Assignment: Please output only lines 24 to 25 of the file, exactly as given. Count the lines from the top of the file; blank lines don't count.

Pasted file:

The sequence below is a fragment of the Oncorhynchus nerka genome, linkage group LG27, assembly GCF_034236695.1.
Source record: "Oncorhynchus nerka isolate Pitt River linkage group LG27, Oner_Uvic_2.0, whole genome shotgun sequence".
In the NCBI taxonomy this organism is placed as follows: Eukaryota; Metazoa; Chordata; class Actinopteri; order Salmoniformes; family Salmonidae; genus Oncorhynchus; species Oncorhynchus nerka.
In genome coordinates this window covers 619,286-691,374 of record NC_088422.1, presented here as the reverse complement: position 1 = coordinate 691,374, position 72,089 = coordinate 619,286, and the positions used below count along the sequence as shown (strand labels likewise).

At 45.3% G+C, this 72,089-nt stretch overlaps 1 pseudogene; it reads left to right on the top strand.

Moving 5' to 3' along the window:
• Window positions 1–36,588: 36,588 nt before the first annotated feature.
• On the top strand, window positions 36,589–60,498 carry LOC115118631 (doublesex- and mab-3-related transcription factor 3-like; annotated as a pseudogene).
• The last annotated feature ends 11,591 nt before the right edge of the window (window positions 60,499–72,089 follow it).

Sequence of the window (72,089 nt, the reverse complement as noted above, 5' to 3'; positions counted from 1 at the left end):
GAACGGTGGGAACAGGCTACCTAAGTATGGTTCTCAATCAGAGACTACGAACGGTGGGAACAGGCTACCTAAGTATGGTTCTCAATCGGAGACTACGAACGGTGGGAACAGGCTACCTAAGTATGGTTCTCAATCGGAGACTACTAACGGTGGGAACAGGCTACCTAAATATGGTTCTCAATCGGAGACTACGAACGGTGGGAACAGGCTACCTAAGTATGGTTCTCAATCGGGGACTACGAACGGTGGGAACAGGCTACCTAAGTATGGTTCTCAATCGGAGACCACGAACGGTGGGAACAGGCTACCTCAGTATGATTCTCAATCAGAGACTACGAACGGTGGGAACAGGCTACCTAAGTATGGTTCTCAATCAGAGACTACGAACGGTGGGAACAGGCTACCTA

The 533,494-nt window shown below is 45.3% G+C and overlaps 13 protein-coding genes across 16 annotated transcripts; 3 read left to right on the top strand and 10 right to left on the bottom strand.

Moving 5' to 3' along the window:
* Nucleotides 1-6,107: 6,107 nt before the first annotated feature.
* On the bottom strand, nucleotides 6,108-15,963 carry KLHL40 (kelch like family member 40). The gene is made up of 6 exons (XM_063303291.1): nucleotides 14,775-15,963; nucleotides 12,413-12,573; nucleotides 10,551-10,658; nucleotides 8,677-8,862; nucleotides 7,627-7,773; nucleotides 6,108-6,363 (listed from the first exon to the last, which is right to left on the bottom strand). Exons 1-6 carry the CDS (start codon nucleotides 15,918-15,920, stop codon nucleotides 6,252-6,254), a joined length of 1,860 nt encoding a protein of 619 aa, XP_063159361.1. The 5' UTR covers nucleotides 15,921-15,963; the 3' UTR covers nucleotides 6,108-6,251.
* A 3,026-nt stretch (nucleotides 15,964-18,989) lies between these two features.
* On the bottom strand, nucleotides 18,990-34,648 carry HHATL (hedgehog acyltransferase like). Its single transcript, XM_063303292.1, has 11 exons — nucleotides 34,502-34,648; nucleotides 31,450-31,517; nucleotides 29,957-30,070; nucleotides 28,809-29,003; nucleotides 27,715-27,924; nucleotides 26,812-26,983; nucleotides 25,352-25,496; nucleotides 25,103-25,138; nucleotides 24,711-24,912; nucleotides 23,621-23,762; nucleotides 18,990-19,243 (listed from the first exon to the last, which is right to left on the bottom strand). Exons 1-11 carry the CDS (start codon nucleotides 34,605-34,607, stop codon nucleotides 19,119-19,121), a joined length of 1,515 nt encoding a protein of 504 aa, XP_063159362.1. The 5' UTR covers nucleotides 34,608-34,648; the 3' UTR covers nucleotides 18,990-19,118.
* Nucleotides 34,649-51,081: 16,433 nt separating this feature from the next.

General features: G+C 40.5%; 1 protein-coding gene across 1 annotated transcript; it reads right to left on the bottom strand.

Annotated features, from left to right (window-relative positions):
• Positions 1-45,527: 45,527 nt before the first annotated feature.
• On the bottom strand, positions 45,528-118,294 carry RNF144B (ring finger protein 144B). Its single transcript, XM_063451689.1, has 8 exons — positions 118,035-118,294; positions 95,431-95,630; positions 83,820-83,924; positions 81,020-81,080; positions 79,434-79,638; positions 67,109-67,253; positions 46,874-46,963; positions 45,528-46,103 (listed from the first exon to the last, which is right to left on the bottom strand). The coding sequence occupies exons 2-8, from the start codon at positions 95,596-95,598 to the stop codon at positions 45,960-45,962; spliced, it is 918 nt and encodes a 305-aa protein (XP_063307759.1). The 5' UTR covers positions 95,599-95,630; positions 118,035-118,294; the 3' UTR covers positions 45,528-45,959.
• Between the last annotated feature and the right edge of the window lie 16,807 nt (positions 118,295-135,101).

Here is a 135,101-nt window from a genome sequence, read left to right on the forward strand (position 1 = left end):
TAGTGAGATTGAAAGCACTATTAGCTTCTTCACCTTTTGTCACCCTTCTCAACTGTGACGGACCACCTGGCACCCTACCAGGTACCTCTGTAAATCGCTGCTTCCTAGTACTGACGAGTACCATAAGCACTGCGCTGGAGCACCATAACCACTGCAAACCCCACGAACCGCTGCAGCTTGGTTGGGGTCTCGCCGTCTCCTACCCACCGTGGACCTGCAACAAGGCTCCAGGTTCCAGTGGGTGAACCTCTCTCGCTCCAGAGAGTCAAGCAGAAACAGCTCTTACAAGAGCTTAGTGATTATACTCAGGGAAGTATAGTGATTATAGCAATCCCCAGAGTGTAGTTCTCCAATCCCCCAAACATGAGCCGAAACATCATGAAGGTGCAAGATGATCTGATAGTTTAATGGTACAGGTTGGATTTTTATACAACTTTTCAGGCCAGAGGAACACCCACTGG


Here is a 135,101-nt window from a genome sequence, read left to right on the forward strand (position 1 = left end):
TAGTGAGATTGAAAGCACTATTAGCTTCTTCACCTTTTGTCACCCTTCTCAACTGTGACGGACCACCTGGCACCCTACCAGGTACCTCTGTAAATCGCTGCTTCCTAGTACTGACGAGTACCATAAGCACTGCGCTGGAGCACCATAACCACTGCAAACCCCACGAACCGCTGCAGCTTGGTTGGGGTCTCGCCGTCTCCTACCCACCGTGGACCTGCAACAAGGCTCCAGGTTCCAGTGGGTGAACCTCTCTCGCTCCAGAGAGTCAAGCAGAAACAGCTCTTACAAGAGCTTAGTGATTATACTCAGGGAAGTATAGTGATTATAGCAATCCCCAGAGTGTAGTTCTCCAATCCCCCAAACATGAGCCGAAACATCATGAAGGTGCAAGATGATCTGATAGTTTAATGGTACAGGTTGGATTTTTATACAACTTTTCAGGCCAGAGGAACACCCACTGG